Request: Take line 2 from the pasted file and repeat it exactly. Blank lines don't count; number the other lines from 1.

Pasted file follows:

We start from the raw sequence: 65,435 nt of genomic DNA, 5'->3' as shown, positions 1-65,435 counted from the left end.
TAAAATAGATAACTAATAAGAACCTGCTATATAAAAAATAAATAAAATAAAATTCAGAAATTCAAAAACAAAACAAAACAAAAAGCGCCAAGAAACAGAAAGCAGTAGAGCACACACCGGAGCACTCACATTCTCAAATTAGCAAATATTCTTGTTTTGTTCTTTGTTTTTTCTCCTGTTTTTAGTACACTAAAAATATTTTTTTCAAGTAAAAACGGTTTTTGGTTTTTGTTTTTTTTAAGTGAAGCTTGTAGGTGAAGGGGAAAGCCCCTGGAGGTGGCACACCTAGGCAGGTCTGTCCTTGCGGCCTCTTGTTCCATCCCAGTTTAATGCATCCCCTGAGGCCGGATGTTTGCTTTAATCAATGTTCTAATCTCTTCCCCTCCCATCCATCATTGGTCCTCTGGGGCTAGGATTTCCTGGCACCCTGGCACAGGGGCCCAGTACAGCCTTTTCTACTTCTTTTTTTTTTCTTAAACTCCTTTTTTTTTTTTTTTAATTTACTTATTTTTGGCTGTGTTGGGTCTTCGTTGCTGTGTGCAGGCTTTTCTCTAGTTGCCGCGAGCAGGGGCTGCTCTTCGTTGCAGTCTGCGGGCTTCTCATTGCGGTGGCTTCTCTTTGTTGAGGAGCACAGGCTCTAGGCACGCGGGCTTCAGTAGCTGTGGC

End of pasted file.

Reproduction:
TAAAATAGATAACTAATAAGAACCTGCTATATAAAAAATAAATAAAATAAAATTCAGAAATTCAAAAACAAAACAAAACAAAAAGCGCCAAGAAACAGAAAGCAGTAGAGCACACACCGGAGCACTCACATTCTCAAATTAGCAAATATTCTTGTTTTGTTCTTTGTTTTTTCTCCTGTTTTTAGTACACTAAAAATATTTTTTTCAAGTAAAAACGGTTTTTGGTTTTTGTTTTTTTTAAGTGAAGCTTGTAGGTGAAGGGGAAAGCCCCTGGAGGTGGCACACCTAGGCAGGTCTGTCCTTGCGGCCTCTTGTTCCATCCCAGTTTAATGCATCCCCTGAGGCCGGATGTTTGCTTTAATCAATGTTCTAATCTCTTCCCCTCCCATCCATCATTGGTCCTCTGGGGCTAGGATTTCCTGGCACCCTGGCACAGGGGCCCAGTACAGCCTTTTCTACTTCTTTTTTTTTTCTTAAACTCCTTTTTTTTTTTTTTTAATTTACTTATTTTTGGCTGTGTTGGGTCTTCGTTGCTGTGTGCAGGCTTTTCTCTAGTTGCCGCGAGCAGGGGCTGCTCTTCGTTGCAGTCTGCGGGCTTCTCATTGCGGTGGCTTCTCTTTGTTGAGGAGCACAGGCTCTAGGCACGCGGGCTTCAGTAGCTGTGGC